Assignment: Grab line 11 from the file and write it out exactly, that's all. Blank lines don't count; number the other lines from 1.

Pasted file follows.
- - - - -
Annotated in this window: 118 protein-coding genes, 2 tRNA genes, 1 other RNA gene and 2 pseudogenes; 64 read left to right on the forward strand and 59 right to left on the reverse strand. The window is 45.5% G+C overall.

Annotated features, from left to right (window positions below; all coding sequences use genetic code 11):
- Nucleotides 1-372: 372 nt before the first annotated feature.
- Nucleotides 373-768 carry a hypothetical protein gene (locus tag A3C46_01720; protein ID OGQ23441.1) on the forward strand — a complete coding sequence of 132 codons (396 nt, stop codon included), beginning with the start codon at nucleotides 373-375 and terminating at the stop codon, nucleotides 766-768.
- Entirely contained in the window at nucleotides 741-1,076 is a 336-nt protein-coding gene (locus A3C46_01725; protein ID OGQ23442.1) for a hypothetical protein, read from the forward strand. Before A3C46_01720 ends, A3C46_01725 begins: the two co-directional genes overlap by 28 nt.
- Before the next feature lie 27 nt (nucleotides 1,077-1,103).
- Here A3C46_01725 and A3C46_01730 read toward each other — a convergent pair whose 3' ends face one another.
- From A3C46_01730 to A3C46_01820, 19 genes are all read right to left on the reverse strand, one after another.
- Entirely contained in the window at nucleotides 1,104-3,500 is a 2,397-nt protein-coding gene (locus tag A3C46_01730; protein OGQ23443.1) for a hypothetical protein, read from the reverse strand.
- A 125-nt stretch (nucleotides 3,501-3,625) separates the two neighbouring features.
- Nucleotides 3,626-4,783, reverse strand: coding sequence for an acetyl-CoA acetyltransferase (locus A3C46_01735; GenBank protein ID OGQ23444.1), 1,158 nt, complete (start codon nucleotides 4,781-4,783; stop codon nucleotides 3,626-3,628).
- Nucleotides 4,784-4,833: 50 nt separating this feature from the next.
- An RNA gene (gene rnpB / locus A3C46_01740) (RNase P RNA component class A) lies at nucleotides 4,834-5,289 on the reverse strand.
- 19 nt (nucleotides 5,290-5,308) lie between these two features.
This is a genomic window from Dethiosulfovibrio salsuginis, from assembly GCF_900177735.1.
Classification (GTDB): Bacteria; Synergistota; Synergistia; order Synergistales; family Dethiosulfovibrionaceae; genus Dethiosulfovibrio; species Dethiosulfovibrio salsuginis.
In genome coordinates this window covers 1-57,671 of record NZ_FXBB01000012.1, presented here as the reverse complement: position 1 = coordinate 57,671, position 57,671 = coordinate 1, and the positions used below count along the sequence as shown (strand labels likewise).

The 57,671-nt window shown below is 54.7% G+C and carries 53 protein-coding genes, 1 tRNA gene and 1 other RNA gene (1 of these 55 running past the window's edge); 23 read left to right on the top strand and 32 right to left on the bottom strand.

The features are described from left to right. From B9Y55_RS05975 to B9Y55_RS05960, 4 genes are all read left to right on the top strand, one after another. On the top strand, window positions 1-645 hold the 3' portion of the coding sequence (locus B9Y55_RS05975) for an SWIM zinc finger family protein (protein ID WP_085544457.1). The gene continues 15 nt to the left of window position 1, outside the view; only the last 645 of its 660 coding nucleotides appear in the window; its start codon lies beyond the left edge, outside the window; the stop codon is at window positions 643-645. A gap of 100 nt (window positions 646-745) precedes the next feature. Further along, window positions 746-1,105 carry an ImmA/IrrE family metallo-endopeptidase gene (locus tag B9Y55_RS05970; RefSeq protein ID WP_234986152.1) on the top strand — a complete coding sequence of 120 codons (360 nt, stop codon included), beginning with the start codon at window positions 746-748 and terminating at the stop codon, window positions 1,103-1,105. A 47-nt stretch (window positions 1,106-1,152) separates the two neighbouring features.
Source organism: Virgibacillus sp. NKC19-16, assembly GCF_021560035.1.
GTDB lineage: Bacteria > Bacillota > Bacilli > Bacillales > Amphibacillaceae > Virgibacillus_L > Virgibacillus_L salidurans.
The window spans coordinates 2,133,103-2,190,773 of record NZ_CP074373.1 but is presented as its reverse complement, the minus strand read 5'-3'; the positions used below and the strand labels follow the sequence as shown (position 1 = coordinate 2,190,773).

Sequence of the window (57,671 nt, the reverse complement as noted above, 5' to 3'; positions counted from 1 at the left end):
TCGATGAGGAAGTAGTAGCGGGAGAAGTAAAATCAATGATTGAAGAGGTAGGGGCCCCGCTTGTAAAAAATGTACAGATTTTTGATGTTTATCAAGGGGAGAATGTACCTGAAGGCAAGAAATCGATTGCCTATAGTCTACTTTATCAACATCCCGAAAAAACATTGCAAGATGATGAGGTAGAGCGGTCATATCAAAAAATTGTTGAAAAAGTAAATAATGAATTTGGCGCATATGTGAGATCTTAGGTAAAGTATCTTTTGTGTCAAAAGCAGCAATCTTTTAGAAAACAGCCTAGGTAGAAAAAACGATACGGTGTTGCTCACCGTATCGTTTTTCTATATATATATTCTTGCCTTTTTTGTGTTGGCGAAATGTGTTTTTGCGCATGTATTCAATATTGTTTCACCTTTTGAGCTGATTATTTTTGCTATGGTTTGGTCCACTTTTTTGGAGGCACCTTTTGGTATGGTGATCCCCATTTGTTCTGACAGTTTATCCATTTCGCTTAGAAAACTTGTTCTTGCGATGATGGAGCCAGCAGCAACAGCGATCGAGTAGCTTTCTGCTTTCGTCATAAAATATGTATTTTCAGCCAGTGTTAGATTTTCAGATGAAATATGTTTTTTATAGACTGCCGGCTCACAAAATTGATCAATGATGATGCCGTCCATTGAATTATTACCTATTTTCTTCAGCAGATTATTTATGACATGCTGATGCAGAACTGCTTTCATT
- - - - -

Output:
- Nucleotides 3,626-4,783, reverse strand: coding sequence for an acetyl-CoA acetyltransferase (locus A3C46_01735; GenBank protein ID OGQ23444.1), 1,158 nt, complete (start codon nucleotides 4,781-4,783; stop codon nucleotides 3,626-3,628).